Wednesday, August 30, 2006

3 Months Into the "War on Illegal Dumping"

It's now been three months since Mayor Kwame Kilpatrick declared "War on Illegal Dumping". I wouldn't expect everything to be completely solved in three month's time, but that is enough time for some measurable progress to be made. With that in mind, I thought it be a good idea to step back and review the progress to date.

Mayor Kilpatrick promised action in four distinct areas: tenant evictions, vacant lots, tire disposals and enforcement against violators.

Tenant Evictions
The Mayor proposed amending the City Code to require landlords to provide roll-off containers for the evicted tenants. This, of course, was meant as a substitute for having their stuff stay on the curb for weeks or months at a time.

I don't know the status of this proposed amendment to the City Code but, as I look at this eviction that happened a couple of weeks ago on Montrose, it's clear that roll-off containers aren't showing up when folks get evicted.

Vacant Lots
Vacant lots have always been a haven for illegal dumping - both in Detroit and elsewhere. Mayor Kilpatrick promised to expedite the sale of vacant lots. He also offered to sell vacant, city-owned lots to adjoining property owners for only $200.

This, in my opinion, is a good idea and a good start. The challenge, however, is that there haven't been enough people looking to buy these parcels of land. The only solution to that problem, though, is to keep plugging away at it and reminding folks that this land is for sale and for sale cheaply.

Tire Disposals
The Mayor proposed a major crackdown on scrap tires that were simply discarded in our neighborhoods instead of taken to a proper facility. I haven't actually seen the Detroit Police Department pulling anyone that's hauling tires over nor I have heard of the changes in the state law that Mayor Kilpatrick talked about in his original statement.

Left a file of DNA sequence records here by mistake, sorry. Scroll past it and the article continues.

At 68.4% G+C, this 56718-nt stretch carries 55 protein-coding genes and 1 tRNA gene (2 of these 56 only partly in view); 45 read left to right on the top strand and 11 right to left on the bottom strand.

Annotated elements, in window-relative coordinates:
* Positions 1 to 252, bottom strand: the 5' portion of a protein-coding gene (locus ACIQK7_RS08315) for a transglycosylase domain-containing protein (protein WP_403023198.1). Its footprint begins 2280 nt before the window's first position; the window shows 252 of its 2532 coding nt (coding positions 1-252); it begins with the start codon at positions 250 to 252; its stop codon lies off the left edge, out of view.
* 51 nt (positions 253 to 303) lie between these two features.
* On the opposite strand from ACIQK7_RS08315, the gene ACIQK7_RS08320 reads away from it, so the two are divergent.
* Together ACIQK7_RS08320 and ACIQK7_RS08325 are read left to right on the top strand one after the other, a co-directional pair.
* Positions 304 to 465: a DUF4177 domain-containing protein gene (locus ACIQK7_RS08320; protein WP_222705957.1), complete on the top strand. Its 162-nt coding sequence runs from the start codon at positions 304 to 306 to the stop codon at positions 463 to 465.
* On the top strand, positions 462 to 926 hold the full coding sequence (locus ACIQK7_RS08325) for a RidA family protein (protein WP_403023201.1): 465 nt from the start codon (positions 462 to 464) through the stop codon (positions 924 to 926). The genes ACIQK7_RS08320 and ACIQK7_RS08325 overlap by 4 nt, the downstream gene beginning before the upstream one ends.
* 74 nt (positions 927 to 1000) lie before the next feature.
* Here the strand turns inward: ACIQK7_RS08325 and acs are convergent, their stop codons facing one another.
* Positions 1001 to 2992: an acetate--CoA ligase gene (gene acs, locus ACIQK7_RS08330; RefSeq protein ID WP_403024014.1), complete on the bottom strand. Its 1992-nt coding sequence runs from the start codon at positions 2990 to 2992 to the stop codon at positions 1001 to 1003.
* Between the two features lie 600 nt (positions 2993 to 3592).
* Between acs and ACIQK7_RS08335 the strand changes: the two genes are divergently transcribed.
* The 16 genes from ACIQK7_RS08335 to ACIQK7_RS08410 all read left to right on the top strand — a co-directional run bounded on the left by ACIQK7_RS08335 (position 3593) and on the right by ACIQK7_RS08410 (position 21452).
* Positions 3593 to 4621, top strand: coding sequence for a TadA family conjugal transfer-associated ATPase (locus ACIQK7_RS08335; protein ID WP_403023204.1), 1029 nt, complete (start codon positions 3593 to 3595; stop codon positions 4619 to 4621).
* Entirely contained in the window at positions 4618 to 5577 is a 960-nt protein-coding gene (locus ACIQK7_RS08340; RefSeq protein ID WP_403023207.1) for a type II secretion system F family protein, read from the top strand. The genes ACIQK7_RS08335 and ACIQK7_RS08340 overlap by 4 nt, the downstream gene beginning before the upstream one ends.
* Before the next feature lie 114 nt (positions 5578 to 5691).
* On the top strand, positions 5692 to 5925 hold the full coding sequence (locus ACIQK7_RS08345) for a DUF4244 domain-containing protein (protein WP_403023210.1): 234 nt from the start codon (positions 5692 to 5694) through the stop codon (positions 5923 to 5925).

However, I do know that there aren't anywhere near as many scrap tires lying around in Warrendale as there were three months ago. For that simple fact, I think we have to give the Kilpatrick Administration a certain amount of credit.

Enforcement Against Violators
Mayor Kilpatrick proposed better adjudication against violators through the Department of Administrative Hearings. The problem is: what happens for properties that are in a weird limbo between City-owned vacant properties and the type that the DAH normally prosecutes?

To give an example: there's a brick wall between the Doubletree Hotel on Ford Road and the rest of Warrendale. The area along Kirkwood that's immediately behind that wall is a prime spot for illegal dumping.

And since the land is owned by the City, who does the City go after for the costs to clean-up?

Plus, since there's no street addresses, it's a challenge when you want to report the whole thing to the 3-1-1 Call Center.

The whole problem continues as one follows that wall along to Faust. The area where Faust curves and meets up with Greenview is another prime area illegal dumping. Of course, the challenge is: how do you use a curve in an otherwise straight road as an address?

Overall, I have to give Mayor Kilpatrick a C- for his prosecution of the "War on Illegal Dumping". This is a significant improvement over the way things were in April, but there's still a long way to go.

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